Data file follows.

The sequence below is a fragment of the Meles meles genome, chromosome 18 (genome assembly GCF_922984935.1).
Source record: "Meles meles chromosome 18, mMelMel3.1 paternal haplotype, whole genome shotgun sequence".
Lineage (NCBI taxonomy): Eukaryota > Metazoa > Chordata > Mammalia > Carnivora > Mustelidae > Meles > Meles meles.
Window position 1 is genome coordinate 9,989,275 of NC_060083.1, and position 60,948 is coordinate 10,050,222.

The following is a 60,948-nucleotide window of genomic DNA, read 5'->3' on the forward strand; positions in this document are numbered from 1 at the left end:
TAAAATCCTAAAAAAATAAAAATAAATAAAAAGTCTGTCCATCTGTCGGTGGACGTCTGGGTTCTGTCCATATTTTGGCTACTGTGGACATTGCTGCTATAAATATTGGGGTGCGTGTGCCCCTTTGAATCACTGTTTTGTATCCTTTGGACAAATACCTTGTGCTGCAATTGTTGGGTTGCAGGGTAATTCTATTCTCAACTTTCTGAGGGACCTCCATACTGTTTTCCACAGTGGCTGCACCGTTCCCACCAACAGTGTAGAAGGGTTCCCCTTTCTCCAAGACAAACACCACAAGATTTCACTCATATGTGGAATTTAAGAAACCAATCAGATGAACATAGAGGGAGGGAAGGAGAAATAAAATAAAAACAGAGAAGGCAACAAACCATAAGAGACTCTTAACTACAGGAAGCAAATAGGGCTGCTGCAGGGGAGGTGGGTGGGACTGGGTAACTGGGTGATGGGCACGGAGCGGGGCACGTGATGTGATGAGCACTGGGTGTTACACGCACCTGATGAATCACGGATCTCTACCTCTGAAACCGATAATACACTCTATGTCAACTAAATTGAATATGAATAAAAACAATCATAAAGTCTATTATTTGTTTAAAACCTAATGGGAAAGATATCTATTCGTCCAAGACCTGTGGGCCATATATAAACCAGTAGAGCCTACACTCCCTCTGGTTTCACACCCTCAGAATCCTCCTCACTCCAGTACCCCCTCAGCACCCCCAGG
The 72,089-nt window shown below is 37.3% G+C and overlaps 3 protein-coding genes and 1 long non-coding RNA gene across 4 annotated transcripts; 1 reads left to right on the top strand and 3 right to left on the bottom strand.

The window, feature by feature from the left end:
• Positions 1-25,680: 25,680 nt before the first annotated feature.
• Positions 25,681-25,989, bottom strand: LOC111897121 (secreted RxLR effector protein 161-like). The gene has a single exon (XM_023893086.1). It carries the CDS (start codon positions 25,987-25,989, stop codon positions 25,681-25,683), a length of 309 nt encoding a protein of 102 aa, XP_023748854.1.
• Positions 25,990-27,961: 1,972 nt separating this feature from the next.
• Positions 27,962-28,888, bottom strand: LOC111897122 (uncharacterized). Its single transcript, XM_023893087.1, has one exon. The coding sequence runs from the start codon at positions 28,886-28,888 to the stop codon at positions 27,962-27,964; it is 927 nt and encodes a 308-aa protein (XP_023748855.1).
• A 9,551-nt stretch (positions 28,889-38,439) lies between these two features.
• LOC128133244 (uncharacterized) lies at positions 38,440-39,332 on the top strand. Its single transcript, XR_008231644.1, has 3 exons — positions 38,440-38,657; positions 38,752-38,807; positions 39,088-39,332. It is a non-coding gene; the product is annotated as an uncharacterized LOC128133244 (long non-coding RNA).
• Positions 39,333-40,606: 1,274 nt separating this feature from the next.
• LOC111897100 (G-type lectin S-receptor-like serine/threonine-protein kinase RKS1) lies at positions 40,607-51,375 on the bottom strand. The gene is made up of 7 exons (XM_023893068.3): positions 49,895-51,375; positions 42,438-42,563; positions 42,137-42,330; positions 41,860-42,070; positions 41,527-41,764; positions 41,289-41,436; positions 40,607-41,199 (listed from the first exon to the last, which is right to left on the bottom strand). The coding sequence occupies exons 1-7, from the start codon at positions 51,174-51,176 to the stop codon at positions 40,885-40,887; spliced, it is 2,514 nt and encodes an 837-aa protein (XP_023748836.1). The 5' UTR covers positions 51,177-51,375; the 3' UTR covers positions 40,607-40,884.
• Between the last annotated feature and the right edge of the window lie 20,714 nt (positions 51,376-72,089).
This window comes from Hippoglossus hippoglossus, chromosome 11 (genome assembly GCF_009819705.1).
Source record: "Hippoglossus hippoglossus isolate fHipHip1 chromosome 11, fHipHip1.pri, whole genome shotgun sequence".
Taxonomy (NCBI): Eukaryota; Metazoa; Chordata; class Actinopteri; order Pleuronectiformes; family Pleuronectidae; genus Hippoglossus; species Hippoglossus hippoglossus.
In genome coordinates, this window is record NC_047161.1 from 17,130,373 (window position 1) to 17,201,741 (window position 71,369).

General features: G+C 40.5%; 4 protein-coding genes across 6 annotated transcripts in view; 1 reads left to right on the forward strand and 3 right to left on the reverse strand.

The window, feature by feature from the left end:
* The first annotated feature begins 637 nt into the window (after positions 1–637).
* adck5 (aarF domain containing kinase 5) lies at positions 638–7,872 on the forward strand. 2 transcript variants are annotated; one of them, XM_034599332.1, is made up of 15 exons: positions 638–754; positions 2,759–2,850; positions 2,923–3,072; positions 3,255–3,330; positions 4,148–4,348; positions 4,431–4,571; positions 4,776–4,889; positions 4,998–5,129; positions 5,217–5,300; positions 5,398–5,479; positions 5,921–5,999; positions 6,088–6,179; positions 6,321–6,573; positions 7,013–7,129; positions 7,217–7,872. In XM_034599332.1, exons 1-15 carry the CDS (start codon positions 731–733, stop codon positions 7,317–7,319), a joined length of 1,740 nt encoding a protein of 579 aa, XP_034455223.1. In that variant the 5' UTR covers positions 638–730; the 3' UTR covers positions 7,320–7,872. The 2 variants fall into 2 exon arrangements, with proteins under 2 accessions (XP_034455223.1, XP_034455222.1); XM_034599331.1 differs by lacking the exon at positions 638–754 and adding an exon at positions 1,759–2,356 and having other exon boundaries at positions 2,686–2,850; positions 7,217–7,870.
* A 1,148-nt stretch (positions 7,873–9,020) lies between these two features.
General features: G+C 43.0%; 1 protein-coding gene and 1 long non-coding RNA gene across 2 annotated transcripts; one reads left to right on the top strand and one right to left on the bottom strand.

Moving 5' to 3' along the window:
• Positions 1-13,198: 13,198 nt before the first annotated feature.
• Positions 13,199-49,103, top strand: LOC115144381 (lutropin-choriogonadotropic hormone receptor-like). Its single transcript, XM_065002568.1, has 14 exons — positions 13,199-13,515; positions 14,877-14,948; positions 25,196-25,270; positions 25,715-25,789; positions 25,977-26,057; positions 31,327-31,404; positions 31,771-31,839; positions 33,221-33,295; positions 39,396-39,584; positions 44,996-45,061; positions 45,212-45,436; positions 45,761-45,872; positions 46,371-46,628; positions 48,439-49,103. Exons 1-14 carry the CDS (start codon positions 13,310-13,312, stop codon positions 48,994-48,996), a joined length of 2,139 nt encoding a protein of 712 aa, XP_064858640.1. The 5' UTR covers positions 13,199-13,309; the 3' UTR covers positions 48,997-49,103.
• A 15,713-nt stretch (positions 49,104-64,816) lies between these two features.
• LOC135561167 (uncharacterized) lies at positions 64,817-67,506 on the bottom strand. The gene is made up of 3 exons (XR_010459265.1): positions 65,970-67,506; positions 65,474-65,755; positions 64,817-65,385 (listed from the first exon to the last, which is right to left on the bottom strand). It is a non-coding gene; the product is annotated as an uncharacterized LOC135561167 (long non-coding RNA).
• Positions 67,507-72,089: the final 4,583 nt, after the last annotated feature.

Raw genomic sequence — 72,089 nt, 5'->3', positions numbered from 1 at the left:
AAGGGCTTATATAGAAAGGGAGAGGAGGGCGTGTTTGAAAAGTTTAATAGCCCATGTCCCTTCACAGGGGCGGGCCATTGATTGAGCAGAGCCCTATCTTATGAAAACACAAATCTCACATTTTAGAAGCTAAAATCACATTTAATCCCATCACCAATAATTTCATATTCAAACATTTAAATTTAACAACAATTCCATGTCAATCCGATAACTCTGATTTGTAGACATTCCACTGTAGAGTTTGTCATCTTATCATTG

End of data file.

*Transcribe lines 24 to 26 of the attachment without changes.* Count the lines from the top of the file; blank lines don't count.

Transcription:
* The first annotated feature begins 637 nt into the window (after positions 1–637).
* adck5 (aarF domain containing kinase 5) lies at positions 638–7,872 on the forward strand. 2 transcript variants are annotated; one of them, XM_034599332.1, is made up of 15 exons: positions 638–754; positions 2,759–2,850; positions 2,923–3,072; positions 3,255–3,330; positions 4,148–4,348; positions 4,431–4,571; positions 4,776–4,889; positions 4,998–5,129; positions 5,217–5,300; positions 5,398–5,479; positions 5,921–5,999; positions 6,088–6,179; positions 6,321–6,573; positions 7,013–7,129; positions 7,217–7,872. In XM_034599332.1, exons 1-15 carry the CDS (start codon positions 731–733, stop codon positions 7,317–7,319), a joined length of 1,740 nt encoding a protein of 579 aa, XP_034455223.1. In that variant the 5' UTR covers positions 638–730; the 3' UTR covers positions 7,320–7,872. The 2 variants fall into 2 exon arrangements, with proteins under 2 accessions (XP_034455223.1, XP_034455222.1); XM_034599331.1 differs by lacking the exon at positions 638–754 and adding an exon at positions 1,759–2,356 and having other exon boundaries at positions 2,686–2,850; positions 7,217–7,870.
* A 1,148-nt stretch (positions 7,873–9,020) lies between these two features.